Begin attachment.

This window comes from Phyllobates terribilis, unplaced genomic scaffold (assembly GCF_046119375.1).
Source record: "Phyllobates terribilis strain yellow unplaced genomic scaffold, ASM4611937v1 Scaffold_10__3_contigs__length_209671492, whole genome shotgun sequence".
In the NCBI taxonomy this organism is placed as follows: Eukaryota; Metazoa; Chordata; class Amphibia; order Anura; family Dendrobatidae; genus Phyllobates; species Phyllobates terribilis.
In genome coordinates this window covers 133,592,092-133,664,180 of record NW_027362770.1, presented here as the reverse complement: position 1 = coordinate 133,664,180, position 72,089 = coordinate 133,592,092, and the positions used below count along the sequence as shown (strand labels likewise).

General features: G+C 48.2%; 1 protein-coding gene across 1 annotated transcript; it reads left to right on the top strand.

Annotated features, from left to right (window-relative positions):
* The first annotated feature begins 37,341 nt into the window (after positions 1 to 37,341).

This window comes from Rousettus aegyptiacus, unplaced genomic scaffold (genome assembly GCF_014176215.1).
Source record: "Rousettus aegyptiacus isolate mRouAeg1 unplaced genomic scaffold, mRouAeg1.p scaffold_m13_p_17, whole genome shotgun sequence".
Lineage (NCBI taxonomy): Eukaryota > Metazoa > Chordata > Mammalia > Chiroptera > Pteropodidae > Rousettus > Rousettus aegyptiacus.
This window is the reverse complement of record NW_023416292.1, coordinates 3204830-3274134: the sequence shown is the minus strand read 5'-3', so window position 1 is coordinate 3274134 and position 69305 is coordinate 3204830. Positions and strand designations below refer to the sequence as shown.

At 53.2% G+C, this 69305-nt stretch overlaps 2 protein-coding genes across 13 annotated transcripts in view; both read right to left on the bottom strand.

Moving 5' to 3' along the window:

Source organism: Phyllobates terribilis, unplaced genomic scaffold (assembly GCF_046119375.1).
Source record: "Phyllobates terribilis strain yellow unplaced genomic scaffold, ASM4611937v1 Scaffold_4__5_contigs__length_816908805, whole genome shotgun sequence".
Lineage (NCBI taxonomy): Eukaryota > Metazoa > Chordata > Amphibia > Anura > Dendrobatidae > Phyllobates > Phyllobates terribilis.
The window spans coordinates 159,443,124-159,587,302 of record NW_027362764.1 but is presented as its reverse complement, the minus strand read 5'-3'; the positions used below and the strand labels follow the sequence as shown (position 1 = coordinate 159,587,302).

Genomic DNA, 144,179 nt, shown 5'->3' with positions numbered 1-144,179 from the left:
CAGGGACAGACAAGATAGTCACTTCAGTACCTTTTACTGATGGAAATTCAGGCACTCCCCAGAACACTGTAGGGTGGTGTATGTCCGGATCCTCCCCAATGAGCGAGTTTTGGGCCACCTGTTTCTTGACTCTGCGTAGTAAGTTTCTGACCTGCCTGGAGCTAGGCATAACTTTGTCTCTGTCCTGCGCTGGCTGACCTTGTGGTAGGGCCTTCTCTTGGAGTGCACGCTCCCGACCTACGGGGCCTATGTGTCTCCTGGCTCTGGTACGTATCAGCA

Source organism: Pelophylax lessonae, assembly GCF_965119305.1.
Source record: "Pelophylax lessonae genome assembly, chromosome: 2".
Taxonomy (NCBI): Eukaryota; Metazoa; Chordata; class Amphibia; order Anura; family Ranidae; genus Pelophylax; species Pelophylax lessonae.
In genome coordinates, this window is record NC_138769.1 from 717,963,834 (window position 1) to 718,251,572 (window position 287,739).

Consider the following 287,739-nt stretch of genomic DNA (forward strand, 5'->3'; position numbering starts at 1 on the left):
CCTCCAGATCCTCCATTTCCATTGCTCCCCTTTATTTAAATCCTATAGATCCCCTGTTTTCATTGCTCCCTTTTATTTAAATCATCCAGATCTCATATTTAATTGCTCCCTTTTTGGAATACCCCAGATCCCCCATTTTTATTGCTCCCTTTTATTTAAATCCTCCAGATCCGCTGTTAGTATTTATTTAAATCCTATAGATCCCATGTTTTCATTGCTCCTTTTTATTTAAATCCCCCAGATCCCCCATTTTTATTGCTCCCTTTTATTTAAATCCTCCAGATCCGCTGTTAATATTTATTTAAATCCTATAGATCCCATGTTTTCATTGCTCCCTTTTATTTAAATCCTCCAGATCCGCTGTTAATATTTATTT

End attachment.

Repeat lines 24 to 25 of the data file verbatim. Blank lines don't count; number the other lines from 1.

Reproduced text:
Consider the following 287,739-nt stretch of genomic DNA (forward strand, 5'->3'; position numbering starts at 1 on the left):
CCTCCAGATCCTCCATTTCCATTGCTCCCCTTTATTTAAATCCTATAGATCCCCTGTTTTCATTGCTCCCTTTTATTTAAATCATCCAGATCTCATATTTAATTGCTCCCTTTTTGGAATACCCCAGATCCCCCATTTTTATTGCTCCCTTTTATTTAAATCCTCCAGATCCGCTGTTAGTATTTATTTAAATCCTATAGATCCCATGTTTTCATTGCTCCTTTTTATTTAAATCCCCCAGATCCCCCATTTTTATTGCTCCCTTTTATTTAAATCCTCCAGATCCGCTGTTAATATTTATTTAAATCCTATAGATCCCATGTTTTCATTGCTCCCTTTTATTTAAATCCTCCAGATCCGCTGTTAATATTTATTT